SELTs are an important source of information to inform individual teaching practice, decisions about teaching duties, and course and program curriculum design. They enable the University to assess how effectively its learning environments and teaching practices facilitate student engagement and learning outcomes. Under the current SELT Policy ( course SELTs are mandated and must be conducted at the conclusion of each term/semester/trimester for every course offering. Feedback on issues raised through course SELT surveys is made available to enrolled students through various resources (e.g. MyUni). In addition aggregated course SELT data is available.

  • Student Support
    The University Writing Centre provides academic learning and language development services and resources for local, international, undergraduate and postgraduate coursework students enrolled at the University of Adelaide.

    The centre offers practical advice and strategies for students to master reading, writing, note-taking, time management, oral presentation skills, referencing techniques and exam preparation for success at university through seminars, workshops and individual consultations.

    For more information please check out the Writing Centre website at  

    Lex Salus Program

    Lex Salus (law and wellbeing) is an initiative of the Adelaide Law School aimed at destigmatising mental health
    issues; promoting physical, mental and emotional wellness; building a strong community of staff and students; and celebrating diversity within the school. It also seeks to promote wellness within the legal profession, through the involvement of the Chief Justice of the Supreme Court of South Australia, the Honourable Chris Kourakis, as the official Patron of the program. Students can
    participate in the Lex Salus program by attending barbecue lunches, pancake breakfasts, knitting and crochet circles, seminars, guest speakers, conferences and other activities.

    Our FaceBook page at, our website at and regular allstudent emails promote upcoming events, and have tips and information on wellness. Our Lex Salus Youtube channel at also includes videos on topics like managing stress, and interviews with LGBTQ lawyers and their supporters which celebrate diversity and individuality.

    Students who commit to 10 hours of volunteering with Lex Salus in one year can have their service recognised on their academic transcript and through a thank you morning tea with the Chief Justice and law school staff.

    Counselling Service

    The University Counselling Service provides a free and confidential service to all enrolled students. We encourage you to contact the Counselling service on 8313 5663 to make an appointment to deal with any issues that may be affecting your study and life. More information is available at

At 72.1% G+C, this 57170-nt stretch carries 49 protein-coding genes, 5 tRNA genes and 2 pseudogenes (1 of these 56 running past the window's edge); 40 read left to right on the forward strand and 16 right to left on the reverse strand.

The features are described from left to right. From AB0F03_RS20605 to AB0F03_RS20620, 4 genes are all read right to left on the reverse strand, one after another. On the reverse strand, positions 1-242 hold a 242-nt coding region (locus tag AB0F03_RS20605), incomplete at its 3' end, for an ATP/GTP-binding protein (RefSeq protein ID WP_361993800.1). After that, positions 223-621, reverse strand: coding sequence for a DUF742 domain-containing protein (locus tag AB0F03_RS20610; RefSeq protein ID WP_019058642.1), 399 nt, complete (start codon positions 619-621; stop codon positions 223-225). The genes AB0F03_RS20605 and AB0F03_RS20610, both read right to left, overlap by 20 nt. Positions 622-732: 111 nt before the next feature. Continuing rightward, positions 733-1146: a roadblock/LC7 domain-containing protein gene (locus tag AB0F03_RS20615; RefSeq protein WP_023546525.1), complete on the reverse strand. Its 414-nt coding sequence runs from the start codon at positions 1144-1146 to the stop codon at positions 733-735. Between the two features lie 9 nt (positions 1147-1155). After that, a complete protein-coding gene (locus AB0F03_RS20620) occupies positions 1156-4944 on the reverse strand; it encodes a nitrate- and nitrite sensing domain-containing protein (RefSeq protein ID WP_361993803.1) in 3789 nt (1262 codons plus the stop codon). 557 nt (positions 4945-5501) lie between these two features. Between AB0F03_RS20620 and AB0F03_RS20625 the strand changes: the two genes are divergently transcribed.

• Policies & Guidelines

    This section contains links to relevant assessment-related policies and guidelines - all university policies.

    Further information regarding the Law School Policies and Procedures in relation to Supplementary Assessment, Extensions, and Remarks etc can be found at: 

    Plagiarism and other forms of cheating

    Plagiarism is a serious act of academic misconduct. All students must be familiar with the Adelaide Law School Enrolment Guide and should note in particular the sections relating to plagiarism, grievance procedures and academic conduct within the Law School and the University.

    Plagiarism is a serious matter and is treated as such by the Law School and the University. Please be aware that “academic dishonesty” (which goes beyond plagiarism) can be a ground for a refusal by the Supreme Court of South Australia to refuse to admit a person to practice as a legal practitioner in South Australia.

    Academic honesty is an essential aspect of ethical and honest behaviour, which is central to the practice of the law and an understanding of what it is to be a lawyer.
  • Fraud Awareness

    Students are reminded that in order to maintain the academic integrity of all programs and courses, the university has a zero-tolerance approach to students offering money or significant value goods or services to any staff member who is involved in their teaching or assessment. Students offering lecturers or tutors or professional staff anything more than a small token of appreciation is totally unacceptable, in any circumstances. Staff members are obliged to report all such incidents to their supervisor/manager, who will refer them for action under the university's student’s disciplinary procedures.

The University of Adelaide is committed to regular reviews of the courses and programs it offers to students. The University of Adelaide therefore reserves the right to discontinue or vary programs and courses without notice. Please read the important information contained in the disclaimer.